8:00am Wednesday 31st August 2011
By Owen McAteer
AN HISTORIC County Durham foundry business has won a major contract to manufacture and maintain the Royal Navy's anchors for its ships and submarines.
The £4m contract family owned Bonds has secured with the Ministry of Defence (MoD) will also see the firm, employing 171, repairing damaged anchors for the fleet.
The firm, which runs Bonds Foundry, at Tow Law in County Durham, and Bonds Precision Castings, in Alston, Cumbria, has won a four-year deal after impressing with its previous work on MoD contracts.
It has built a reputation for both its technical ability and the excellence of its staff, having previously provided anchors and components for the Royal Navy's vessels.
Bonds Foundry director Mike Best said that winning the contract was good news for British manufacturing.
"It is good for the North-East and is building on the success we have here," he said.
"Supplying and restoring anchors for the Royal Navy is a great privilege for Bonds Foundry having also supplied parts for the new Type 45 destroyers and the aircraft carriers, which are now under construction.
"We pride ourselves on our technical capabilities and competitiveness and are pleased to be supplying British-made anchors."
A spokesperson from the MoD said: "We are pleased to confirm the award of the contract for the supply, repair and support of anchors fitted to Royal Navy surface ships and submarines to Bond's Foundry.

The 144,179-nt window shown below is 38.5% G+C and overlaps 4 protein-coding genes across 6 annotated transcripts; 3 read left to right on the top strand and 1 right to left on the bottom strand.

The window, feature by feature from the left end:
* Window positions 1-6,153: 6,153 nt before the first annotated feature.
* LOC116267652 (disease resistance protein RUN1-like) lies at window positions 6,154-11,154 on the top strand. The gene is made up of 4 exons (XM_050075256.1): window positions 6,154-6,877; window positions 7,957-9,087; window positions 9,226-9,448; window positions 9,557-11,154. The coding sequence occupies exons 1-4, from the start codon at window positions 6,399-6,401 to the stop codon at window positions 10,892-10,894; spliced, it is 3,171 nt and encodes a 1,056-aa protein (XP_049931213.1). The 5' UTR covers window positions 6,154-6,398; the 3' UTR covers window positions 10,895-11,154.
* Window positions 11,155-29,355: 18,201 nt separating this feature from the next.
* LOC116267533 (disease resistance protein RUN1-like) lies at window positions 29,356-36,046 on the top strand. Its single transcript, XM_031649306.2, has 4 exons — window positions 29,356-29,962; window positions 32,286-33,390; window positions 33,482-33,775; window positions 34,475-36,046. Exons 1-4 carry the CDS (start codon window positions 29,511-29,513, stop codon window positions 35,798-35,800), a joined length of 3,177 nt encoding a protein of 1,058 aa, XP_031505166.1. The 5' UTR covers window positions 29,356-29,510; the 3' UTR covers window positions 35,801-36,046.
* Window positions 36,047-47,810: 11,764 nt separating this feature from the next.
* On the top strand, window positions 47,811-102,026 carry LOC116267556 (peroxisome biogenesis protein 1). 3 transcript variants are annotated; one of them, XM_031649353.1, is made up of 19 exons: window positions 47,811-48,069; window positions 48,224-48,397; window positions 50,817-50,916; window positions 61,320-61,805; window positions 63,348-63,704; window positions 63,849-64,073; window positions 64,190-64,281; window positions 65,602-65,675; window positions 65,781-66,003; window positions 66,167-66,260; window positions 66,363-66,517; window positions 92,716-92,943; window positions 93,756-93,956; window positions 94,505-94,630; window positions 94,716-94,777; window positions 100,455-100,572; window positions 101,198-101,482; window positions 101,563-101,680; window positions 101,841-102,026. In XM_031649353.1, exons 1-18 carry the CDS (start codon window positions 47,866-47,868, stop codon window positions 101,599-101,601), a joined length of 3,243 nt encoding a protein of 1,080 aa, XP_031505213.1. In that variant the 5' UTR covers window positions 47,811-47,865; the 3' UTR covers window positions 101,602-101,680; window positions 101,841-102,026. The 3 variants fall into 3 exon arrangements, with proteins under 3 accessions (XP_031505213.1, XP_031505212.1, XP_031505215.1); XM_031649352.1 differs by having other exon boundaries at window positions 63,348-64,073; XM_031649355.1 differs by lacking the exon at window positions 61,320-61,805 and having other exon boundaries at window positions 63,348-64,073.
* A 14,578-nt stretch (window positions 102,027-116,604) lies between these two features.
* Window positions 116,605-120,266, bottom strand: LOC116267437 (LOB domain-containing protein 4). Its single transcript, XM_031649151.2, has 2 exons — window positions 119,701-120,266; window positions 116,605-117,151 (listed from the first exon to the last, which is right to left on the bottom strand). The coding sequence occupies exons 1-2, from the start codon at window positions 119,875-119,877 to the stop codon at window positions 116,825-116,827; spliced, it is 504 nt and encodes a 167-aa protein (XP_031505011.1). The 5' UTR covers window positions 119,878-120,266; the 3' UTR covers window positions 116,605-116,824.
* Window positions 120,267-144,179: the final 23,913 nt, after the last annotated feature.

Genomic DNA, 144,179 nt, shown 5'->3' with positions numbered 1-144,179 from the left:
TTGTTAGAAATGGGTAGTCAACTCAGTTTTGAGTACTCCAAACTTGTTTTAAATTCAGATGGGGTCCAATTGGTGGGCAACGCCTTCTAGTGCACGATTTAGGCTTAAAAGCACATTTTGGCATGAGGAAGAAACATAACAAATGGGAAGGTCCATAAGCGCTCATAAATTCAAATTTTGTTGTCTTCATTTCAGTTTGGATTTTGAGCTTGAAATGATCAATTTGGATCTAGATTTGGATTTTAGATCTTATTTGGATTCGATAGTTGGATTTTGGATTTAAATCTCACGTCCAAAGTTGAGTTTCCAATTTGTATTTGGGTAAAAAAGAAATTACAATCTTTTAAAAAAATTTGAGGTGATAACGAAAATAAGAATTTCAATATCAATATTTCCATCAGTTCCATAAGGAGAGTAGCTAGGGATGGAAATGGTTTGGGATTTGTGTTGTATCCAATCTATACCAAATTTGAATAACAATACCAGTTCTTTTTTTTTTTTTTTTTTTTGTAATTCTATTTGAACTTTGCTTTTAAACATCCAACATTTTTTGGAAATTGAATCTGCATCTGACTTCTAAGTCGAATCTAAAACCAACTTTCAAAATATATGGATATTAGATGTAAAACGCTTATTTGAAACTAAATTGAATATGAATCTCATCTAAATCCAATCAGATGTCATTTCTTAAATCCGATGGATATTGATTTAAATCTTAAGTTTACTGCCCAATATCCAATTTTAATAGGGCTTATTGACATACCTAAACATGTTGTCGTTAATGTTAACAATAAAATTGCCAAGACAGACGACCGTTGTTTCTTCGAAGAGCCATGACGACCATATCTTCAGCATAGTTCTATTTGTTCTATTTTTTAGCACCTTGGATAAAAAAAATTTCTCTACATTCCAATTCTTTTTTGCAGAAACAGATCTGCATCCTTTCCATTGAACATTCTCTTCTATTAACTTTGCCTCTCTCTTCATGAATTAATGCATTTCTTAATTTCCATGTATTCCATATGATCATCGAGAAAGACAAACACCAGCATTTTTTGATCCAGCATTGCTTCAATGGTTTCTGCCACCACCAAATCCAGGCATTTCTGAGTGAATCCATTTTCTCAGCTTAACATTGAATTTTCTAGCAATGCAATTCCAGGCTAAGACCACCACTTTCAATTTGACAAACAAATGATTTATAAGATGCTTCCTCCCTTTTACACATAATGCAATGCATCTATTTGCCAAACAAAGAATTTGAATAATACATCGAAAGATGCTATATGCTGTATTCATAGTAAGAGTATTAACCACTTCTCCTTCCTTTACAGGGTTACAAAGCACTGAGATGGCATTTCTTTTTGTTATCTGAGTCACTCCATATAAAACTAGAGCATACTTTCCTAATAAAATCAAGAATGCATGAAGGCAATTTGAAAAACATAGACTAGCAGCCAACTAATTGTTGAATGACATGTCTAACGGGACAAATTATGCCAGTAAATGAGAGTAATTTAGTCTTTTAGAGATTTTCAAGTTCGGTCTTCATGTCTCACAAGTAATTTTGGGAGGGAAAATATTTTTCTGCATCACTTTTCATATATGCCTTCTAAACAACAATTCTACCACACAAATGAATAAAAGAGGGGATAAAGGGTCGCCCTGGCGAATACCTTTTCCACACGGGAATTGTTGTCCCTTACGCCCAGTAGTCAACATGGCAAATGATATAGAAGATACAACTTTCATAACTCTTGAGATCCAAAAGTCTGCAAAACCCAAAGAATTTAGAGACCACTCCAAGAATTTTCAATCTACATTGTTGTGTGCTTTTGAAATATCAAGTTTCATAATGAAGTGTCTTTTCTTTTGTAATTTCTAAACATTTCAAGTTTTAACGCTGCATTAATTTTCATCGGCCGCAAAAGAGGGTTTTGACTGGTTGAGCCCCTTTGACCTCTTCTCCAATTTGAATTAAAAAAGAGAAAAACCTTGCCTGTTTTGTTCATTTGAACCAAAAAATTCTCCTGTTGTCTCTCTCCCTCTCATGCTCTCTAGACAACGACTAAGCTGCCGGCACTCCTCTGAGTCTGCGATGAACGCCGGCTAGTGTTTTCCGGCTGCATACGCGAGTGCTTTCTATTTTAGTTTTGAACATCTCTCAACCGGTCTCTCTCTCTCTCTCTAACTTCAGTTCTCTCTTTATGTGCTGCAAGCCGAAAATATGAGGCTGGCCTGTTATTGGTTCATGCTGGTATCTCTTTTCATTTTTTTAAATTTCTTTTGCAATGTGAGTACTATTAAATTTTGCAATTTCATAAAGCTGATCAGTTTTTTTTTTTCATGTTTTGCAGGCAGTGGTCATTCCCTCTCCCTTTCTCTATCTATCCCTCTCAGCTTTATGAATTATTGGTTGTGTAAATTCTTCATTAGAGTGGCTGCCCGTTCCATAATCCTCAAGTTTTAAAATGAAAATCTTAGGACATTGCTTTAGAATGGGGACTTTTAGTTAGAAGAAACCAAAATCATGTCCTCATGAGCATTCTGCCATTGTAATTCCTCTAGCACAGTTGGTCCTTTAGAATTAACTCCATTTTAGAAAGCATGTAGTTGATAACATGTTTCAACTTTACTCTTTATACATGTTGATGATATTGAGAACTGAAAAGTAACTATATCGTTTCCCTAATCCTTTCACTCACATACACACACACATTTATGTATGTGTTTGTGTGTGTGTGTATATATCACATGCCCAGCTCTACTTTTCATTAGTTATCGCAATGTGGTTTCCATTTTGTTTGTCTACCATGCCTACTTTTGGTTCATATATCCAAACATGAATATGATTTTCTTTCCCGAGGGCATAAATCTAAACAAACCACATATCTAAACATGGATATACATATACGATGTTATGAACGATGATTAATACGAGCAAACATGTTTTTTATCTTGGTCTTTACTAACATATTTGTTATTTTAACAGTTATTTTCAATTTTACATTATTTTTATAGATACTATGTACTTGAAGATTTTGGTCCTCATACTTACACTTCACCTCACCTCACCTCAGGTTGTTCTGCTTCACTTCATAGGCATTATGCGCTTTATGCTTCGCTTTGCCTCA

"The contract won in competition, extends the long and very successful association the company has developed with the Maritime Equipment Systems Project Team and its forerunner, the Warship Support Agency, in supporting the Royal Navy in this vitally important area of specialist support."
The steel anchors range in weight from 4.5 kilograms up to 5.5 tonnes and include both non-magnetic and magnetic anchors, which require sophisticated metallurgical processes.
The award of the contract comes at the end of a very successful month at the firm.
Earlier in August it was presented with its Queen's Award for International Trade, after increasing overseas earnings from £1m to £5.7m in the past three years.
It also announced it was preparing to expand after buying the former Kenmore plant in Crook, County Durham from owner Parker Hannifin.
The ten-acre site has been empty since the fridge maker ended its operations there in January 2009.
Bonds itself has transformed its fortunes since County Durham-born businessman Paul Duncan bought the 153year-old Tow Law foundry from administration in 2000.
The foundry, employing 102, is one of a few steel founders in the UK with capacity for steel castings up to 12 tonnes and has a turnover of more than £9m
Bonds Precision, employing 69 and with a turnover approaching £4m, produces high-specification, small steel castings by the Shaw Process, a specialist ceramic process which it was instrumental in inventing.
Last year the firm was placed 12th in a Sunday Times list of the UK's 100 fastest growing export companies and it trades with 18 countries.
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